Skip to comments.Confessions of a ‘Bad’ Teacher
Posted on 03/08/2012 1:22:14 PM PST by Responsibility2nd
I AM a special education teacher. My students have learning disabilities ranging from autism and attention-deficit disorder to cerebral palsy and emotional disturbances. I love these kids, but they can be a handful. Almost without exception, they struggle on standardized tests, frustrate their teachers and find it hard to connect with their peers. Whats more, these are high school students, so their disabilities are compounded by raging hormones and social pressure.
As you might imagine, my job can be extremely difficult. Beyond the challenges posed by my students, budget cuts and changes to special-education policy have increased my workload drastically even over just the past 18 months. While my class sizes have grown, support staff members have been laid off. Students with increasingly severe disabilities are being pushed into more mainstream classrooms like mine, where they receive less individual attention and struggle to adapt to a curriculum driven by state-designed high-stakes tests.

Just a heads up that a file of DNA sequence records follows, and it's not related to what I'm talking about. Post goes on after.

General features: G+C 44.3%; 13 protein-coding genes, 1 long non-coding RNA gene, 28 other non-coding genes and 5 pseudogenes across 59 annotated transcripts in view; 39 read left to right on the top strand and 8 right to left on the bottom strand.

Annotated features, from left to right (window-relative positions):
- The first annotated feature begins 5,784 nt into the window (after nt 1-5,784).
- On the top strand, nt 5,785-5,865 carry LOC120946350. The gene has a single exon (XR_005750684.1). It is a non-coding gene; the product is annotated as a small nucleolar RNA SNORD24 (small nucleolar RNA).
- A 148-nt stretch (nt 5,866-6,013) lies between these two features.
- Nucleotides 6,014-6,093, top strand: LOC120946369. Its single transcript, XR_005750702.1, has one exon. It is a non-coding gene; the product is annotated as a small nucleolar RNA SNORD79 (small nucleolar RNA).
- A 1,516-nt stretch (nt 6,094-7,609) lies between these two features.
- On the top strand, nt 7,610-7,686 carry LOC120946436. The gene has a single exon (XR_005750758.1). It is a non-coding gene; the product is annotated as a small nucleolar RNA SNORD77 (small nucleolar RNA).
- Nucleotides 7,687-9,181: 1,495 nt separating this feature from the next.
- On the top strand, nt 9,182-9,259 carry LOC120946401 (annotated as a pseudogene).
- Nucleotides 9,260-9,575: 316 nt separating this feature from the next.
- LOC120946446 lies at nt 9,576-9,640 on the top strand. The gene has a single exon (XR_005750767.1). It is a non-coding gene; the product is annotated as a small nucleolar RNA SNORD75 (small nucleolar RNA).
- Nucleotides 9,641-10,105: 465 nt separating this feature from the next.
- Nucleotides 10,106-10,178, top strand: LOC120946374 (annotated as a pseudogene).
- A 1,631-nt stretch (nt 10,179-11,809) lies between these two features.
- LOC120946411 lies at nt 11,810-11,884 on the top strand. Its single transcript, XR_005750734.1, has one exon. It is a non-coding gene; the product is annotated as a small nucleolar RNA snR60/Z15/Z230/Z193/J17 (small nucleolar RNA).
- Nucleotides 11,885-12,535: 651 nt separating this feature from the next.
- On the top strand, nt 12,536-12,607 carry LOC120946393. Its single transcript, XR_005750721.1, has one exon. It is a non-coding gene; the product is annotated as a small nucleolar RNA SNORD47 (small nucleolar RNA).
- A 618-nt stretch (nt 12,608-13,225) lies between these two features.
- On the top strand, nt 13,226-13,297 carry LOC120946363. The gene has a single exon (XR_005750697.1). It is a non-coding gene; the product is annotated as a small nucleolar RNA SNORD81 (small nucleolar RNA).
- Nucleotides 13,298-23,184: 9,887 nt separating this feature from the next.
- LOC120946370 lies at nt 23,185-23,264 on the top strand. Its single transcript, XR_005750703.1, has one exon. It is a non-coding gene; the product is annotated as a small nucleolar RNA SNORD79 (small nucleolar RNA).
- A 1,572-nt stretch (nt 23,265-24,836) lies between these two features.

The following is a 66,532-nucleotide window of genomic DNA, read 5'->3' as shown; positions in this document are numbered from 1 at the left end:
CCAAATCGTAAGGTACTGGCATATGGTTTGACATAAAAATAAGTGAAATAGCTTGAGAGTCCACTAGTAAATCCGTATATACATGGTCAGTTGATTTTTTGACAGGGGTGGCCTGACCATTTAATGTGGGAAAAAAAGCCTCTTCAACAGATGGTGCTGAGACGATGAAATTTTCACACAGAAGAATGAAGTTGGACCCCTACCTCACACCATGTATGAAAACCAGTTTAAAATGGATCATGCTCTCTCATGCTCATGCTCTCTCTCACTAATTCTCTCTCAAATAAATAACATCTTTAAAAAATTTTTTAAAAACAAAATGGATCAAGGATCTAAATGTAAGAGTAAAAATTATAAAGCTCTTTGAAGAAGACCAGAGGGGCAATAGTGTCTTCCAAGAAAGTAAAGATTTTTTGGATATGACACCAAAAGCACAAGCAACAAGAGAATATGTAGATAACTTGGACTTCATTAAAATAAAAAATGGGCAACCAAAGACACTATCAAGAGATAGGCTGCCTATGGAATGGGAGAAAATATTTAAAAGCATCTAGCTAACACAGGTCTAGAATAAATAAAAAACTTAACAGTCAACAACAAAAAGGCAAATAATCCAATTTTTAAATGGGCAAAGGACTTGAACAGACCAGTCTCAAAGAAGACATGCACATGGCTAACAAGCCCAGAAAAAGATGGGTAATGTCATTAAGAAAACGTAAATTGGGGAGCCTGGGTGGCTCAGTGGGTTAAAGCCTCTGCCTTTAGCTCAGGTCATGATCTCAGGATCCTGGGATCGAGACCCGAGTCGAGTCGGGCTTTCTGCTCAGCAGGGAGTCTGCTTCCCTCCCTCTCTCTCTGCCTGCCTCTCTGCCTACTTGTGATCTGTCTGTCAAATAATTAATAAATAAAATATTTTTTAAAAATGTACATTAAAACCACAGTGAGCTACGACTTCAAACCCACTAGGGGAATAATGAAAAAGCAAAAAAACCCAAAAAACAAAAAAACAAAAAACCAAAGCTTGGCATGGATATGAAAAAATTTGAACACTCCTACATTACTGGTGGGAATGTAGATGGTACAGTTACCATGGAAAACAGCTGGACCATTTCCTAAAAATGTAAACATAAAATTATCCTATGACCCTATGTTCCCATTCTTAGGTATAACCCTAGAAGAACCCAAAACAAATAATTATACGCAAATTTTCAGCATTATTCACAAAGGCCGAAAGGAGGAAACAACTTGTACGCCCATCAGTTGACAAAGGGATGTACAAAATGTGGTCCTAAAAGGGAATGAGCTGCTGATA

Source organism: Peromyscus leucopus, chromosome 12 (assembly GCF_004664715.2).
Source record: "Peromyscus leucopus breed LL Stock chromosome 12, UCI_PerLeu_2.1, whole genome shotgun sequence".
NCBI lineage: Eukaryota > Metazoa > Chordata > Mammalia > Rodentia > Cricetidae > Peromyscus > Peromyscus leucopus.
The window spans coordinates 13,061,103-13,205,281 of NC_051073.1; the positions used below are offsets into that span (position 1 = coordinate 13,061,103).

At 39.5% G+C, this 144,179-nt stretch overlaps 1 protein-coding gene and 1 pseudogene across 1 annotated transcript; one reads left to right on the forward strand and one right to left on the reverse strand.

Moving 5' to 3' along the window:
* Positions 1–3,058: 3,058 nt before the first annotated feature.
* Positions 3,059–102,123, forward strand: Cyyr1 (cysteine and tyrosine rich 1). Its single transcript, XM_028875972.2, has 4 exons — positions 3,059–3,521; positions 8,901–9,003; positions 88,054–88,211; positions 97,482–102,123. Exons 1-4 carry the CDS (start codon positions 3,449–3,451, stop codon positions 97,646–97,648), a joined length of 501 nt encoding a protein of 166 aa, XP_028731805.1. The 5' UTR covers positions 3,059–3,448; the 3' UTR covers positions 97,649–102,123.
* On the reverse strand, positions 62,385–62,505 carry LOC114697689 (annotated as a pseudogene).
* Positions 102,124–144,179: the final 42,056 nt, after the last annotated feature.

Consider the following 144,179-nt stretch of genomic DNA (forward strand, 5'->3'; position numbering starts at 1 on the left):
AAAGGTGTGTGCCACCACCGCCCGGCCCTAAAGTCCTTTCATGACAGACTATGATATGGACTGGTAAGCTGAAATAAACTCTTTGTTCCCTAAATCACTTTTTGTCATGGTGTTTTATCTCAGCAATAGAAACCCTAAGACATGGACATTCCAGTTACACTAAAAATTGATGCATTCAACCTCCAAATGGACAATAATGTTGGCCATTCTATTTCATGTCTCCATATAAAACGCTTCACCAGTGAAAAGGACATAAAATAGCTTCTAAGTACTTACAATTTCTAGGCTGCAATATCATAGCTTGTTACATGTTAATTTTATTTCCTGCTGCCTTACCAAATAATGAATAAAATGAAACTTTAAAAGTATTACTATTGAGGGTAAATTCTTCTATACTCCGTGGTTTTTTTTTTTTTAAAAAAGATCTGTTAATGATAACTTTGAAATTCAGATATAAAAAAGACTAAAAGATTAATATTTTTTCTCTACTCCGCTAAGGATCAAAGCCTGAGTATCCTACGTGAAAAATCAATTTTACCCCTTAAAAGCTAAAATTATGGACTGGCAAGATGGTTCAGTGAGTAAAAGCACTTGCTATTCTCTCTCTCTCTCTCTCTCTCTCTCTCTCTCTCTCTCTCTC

On top of all that, Im a bad teacher. Thats not my opinion; its how Im labeled by the citys Education Department. Last June, my principal at the time rated my teaching unsatisfactory, checking off a few boxes on an evaluation sheet that placed my career in limbo. That same year, my school received an A rating. I was a bad teacher at a good school. It was pretty humiliating.
(Excerpt) Read more at nytimes.com ...
I am a regular education teacher who’s had Spec. Ed. kids mainstreamed into his class for years. I’ll admit I don’t like mainstreaming, even though I’ve had some success with these kids. In my experience of those labeled as Spec Ed many, if not the majority, are mostly lazy malcontents who hide behind a label that essentially exempts them from meeting even the low standards that their presence makes necessary. I think IDEA is a huge problem also- many of my colleagues who work only with special ed kids have huge reams of useless documentation they have to deal with, none of which actually helps anyone learn anything. But the fact that I would think anything bad about the whole situation would make me a heartless bastard to object....
Getting protection written into the language of their contract is apparently a good first step.
The local school district threw more gasoline into the fire by redefining the special ed program to include every form of mental illness including psychotic behavior--it is dangerous and no one can truly learn in that environment...
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